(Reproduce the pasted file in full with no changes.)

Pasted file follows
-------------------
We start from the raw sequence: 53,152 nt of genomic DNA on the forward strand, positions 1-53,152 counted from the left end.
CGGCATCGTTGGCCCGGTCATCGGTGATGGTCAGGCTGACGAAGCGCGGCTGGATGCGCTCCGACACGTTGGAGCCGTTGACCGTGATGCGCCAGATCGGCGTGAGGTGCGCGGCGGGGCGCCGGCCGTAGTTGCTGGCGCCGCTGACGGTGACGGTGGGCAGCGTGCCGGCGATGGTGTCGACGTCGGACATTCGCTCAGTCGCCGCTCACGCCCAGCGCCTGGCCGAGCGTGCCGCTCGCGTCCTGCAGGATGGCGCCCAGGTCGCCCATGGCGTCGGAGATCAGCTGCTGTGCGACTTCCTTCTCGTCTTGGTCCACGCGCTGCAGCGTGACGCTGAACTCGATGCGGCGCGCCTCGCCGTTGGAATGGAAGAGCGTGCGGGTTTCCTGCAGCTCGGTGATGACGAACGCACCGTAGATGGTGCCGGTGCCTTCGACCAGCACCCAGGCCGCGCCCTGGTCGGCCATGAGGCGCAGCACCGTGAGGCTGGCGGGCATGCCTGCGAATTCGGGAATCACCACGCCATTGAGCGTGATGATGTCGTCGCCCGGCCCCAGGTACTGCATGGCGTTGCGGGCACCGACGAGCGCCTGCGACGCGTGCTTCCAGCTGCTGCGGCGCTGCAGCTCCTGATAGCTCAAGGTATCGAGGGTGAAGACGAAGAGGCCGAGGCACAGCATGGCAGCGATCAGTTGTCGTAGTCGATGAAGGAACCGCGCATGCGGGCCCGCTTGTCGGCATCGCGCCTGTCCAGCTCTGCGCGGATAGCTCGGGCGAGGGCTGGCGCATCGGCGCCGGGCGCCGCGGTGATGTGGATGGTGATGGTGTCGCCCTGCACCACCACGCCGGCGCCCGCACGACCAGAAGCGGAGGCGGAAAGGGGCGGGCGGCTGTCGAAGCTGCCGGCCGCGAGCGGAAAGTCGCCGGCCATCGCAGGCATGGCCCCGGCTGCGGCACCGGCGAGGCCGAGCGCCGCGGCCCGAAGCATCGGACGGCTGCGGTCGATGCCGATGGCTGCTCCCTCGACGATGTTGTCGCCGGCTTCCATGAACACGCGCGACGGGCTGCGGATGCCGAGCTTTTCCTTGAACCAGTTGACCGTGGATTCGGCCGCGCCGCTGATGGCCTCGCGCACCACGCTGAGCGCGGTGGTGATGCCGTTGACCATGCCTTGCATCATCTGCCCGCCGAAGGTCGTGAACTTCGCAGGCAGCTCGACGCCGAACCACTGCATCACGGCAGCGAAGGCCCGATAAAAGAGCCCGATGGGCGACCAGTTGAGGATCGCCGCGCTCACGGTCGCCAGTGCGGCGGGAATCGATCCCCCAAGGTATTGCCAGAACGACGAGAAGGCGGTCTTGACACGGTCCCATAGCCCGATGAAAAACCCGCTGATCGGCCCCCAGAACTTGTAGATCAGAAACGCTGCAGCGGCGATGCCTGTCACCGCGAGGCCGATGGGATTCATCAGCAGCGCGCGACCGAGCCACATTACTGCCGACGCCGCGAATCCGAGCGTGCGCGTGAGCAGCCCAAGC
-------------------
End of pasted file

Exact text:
We start from the raw sequence: 53,152 nt of genomic DNA on the forward strand, positions 1-53,152 counted from the left end.
CGGCATCGTTGGCCCGGTCATCGGTGATGGTCAGGCTGACGAAGCGCGGCTGGATGCGCTCCGACACGTTGGAGCCGTTGACCGTGATGCGCCAGATCGGCGTGAGGTGCGCGGCGGGGCGCCGGCCGTAGTTGCTGGCGCCGCTGACGGTGACGGTGGGCAGCGTGCCGGCGATGGTGTCGACGTCGGACATTCGCTCAGTCGCCGCTCACGCCCAGCGCCTGGCCGAGCGTGCCGCTCGCGTCCTGCAGGATGGCGCCCAGGTCGCCCATGGCGTCGGAGATCAGCTGCTGTGCGACTTCCTTCTCGTCTTGGTCCACGCGCTGCAGCGTGACGCTGAACTCGATGCGGCGCGCCTCGCCGTTGGAATGGAAGAGCGTGCGGGTTTCCTGCAGCTCGGTGATGACGAACGCACCGTAGATGGTGCCGGTGCCTTCGACCAGCACCCAGGCCGCGCCCTGGTCGGCCATGAGGCGCAGCACCGTGAGGCTGGCGGGCATGCCTGCGAATTCGGGAATCACCACGCCATTGAGCGTGATGATGTCGTCGCCCGGCCCCAGGTACTGCATGGCGTTGCGGGCACCGACGAGCGCCTGCGACGCGTGCTTCCAGCTGCTGCGGCGCTGCAGCTCCTGATAGCTCAAGGTATCGAGGGTGAAGACGAAGAGGCCGAGGCACAGCATGGCAGCGATCAGTTGTCGTAGTCGATGAAGGAACCGCGCATGCGGGCCCGCTTGTCGGCATCGCGCCTGTCCAGCTCTGCGCGGATAGCTCGGGCGAGGGCTGGCGCATCGGCGCCGGGCGCCGCGGTGATGTGGATGGTGATGGTGTCGCCCTGCACCACCACGCCGGCGCCCGCACGACCAGAAGCGGAGGCGGAAAGGGGCGGGCGGCTGTCGAAGCTGCCGGCCGCGAGCGGAAAGTCGCCGGCCATCGCAGGCATGGCCCCGGCTGCGGCACCGGCGAGGCCGAGCGCCGCGGCCCGAAGCATCGGACGGCTGCGGTCGATGCCGATGGCTGCTCCCTCGACGATGTTGTCGCCGGCTTCCATGAACACGCGCGACGGGCTGCGGATGCCGAGCTTTTCCTTGAACCAGTTGACCGTGGATTCGGCCGCGCCGCTGATGGCCTCGCGCACCACGCTGAGCGCGGTGGTGATGCCGTTGACCATGCCTTGCATCATCTGCCCGCCGAAGGTCGTGAACTTCGCAGGCAGCTCGACGCCGAACCACTGCATCACGGCAGCGAAGGCCCGATAAAAGAGCCCGATGGGCGACCAGTTGAGGATCGCCGCGCTCACGGTCGCCAGTGCGGCGGGAATCGATCCCCCAAGGTATTGCCAGAACGACGAGAAGGCGGTCTTGACACGGTCCCATAGCCCGATGAAAAACCCGCTGATCGGCCCCCAGAACTTGTAGATCAGAAACGCTGCAGCGGCGATGCCTGTCACCGCGAGGCCGATGGGATTCATCAGCAGCGCGCGACCGAGCCACATTACTGCCGACGCCGCGAATCCGAGCGTGCGCGTGAGCAGCCCAAGC